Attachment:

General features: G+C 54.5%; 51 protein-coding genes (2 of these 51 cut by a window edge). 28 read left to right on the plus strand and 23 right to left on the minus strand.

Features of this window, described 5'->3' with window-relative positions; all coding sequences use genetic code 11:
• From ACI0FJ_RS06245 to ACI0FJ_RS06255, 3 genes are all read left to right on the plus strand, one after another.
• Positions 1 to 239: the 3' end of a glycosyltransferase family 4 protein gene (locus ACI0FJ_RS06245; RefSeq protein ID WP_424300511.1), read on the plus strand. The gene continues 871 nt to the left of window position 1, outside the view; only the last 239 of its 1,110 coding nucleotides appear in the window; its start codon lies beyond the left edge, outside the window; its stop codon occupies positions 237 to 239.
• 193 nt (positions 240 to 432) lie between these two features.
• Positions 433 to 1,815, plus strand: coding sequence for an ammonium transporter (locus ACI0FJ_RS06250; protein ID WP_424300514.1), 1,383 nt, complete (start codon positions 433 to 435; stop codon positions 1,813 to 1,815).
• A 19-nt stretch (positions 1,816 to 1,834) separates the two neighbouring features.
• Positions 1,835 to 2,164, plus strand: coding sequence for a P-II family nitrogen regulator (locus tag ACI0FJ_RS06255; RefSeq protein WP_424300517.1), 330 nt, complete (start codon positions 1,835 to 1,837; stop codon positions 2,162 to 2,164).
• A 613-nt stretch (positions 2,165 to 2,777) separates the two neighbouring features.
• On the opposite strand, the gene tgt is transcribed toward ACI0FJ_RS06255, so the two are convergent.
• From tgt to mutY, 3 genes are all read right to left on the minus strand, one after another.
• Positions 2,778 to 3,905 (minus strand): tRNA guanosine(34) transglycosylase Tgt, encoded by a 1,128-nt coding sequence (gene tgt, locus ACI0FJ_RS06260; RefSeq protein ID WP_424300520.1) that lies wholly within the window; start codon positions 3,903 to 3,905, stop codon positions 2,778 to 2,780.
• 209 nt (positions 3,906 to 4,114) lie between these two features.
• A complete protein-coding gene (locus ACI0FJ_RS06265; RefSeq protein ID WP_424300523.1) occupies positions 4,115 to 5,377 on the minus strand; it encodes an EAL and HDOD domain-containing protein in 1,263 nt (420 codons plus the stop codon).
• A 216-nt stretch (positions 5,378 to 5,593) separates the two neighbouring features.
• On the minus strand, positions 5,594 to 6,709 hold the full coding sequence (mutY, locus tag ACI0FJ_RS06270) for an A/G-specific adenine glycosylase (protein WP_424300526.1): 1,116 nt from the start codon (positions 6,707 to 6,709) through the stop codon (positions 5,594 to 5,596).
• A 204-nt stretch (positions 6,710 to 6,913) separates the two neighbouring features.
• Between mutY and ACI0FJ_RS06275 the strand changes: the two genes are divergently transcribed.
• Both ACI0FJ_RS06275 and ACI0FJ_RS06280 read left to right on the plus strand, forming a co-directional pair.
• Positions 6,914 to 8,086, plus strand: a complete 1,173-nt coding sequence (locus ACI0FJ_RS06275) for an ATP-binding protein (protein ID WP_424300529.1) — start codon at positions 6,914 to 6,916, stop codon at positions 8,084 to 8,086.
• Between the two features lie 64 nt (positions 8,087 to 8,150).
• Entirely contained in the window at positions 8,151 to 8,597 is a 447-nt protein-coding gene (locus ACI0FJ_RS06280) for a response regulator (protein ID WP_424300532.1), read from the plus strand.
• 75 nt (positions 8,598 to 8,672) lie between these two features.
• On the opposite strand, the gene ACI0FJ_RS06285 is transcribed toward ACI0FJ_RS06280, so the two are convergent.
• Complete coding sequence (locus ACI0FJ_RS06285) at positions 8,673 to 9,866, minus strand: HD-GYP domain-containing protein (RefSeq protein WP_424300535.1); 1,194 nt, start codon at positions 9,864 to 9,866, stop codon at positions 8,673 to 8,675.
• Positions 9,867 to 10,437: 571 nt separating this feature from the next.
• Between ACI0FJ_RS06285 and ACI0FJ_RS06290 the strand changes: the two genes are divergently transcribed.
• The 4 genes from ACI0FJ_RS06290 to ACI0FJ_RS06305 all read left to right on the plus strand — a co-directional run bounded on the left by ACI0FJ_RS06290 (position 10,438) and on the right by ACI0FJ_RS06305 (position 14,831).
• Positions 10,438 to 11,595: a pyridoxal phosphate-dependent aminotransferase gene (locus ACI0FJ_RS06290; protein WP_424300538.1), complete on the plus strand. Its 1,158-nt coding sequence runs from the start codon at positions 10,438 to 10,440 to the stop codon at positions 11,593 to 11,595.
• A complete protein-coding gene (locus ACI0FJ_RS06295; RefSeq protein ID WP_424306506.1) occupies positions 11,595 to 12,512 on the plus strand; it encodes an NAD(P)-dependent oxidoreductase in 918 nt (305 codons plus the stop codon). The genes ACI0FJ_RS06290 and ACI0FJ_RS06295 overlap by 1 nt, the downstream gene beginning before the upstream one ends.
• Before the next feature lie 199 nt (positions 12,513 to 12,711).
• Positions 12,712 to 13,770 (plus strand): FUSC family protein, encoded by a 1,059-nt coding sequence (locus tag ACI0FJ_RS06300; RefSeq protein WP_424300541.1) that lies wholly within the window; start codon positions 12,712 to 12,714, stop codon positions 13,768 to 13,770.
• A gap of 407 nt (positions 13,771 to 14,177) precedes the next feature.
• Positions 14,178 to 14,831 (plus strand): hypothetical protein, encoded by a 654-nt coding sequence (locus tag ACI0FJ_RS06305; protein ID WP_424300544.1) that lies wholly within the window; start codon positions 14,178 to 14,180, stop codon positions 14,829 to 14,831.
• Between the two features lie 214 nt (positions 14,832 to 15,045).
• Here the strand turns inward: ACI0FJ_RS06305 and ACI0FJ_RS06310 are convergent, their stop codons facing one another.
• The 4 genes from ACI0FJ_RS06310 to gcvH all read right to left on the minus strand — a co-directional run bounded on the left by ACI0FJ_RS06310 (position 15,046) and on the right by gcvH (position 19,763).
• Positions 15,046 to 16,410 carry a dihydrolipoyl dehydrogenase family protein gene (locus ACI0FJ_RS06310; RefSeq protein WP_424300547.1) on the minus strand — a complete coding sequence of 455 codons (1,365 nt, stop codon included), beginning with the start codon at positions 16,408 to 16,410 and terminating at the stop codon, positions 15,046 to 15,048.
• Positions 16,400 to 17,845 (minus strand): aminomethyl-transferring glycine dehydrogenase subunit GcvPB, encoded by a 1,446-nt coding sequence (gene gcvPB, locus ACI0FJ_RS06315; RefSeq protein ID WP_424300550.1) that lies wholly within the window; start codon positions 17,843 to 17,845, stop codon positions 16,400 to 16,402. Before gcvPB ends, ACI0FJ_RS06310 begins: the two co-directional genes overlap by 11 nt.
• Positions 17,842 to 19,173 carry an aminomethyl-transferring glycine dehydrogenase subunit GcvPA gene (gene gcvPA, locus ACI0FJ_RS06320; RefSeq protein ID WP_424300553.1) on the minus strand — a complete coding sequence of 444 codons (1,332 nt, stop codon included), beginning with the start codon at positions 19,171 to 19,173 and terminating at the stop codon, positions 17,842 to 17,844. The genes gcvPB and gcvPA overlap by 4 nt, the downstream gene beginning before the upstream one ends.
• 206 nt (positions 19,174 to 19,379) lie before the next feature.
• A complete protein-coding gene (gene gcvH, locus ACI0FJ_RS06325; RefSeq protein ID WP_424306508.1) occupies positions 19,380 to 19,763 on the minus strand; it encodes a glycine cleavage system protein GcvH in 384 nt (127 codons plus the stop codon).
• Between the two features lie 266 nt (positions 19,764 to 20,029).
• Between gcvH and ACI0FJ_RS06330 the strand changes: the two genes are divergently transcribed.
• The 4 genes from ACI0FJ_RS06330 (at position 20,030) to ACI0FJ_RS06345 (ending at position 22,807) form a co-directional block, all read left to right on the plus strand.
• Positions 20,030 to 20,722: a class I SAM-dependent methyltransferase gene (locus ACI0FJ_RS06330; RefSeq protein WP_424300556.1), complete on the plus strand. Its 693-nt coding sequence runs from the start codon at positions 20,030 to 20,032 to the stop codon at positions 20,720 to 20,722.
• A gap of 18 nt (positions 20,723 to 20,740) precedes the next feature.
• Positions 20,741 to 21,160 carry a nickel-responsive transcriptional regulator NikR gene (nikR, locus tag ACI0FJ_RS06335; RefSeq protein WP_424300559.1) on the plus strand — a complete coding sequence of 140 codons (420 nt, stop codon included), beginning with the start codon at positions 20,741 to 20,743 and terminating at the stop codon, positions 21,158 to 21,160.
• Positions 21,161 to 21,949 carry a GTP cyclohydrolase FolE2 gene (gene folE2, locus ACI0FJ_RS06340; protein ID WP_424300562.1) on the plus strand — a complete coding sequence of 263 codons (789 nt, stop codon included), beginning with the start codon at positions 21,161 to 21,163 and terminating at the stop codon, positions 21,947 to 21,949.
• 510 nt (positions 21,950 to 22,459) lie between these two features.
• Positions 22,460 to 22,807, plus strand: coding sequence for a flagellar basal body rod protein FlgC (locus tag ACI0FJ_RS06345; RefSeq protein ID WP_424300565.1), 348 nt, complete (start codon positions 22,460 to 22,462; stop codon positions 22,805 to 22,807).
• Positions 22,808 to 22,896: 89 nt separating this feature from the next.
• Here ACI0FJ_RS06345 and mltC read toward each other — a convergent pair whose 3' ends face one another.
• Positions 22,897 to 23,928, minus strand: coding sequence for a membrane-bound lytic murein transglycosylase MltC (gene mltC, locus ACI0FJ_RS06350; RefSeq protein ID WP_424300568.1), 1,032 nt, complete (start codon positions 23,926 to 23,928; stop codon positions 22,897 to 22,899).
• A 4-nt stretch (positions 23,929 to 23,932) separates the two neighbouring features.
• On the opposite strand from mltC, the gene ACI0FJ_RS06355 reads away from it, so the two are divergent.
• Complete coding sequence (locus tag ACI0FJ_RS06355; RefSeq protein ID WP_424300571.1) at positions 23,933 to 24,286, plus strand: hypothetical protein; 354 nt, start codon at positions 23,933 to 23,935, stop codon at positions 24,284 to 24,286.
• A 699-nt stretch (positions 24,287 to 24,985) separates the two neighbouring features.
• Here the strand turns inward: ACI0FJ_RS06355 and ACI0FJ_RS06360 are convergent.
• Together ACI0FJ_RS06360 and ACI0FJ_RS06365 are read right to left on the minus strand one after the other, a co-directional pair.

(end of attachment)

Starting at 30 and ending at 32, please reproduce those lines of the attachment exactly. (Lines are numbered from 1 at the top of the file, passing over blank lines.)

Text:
• A complete protein-coding gene (locus ACI0FJ_RS06295; RefSeq protein ID WP_424306506.1) occupies positions 11,595 to 12,512 on the plus strand; it encodes an NAD(P)-dependent oxidoreductase in 918 nt (305 codons plus the stop codon). The genes ACI0FJ_RS06290 and ACI0FJ_RS06295 overlap by 1 nt, the downstream gene beginning before the upstream one ends.
• Before the next feature lie 199 nt (positions 12,513 to 12,711).
• Positions 12,712 to 13,770 (plus strand): FUSC family protein, encoded by a 1,059-nt coding sequence (locus tag ACI0FJ_RS06300; RefSeq protein WP_424300541.1) that lies wholly within the window; start codon positions 12,712 to 12,714, stop codon positions 13,768 to 13,770.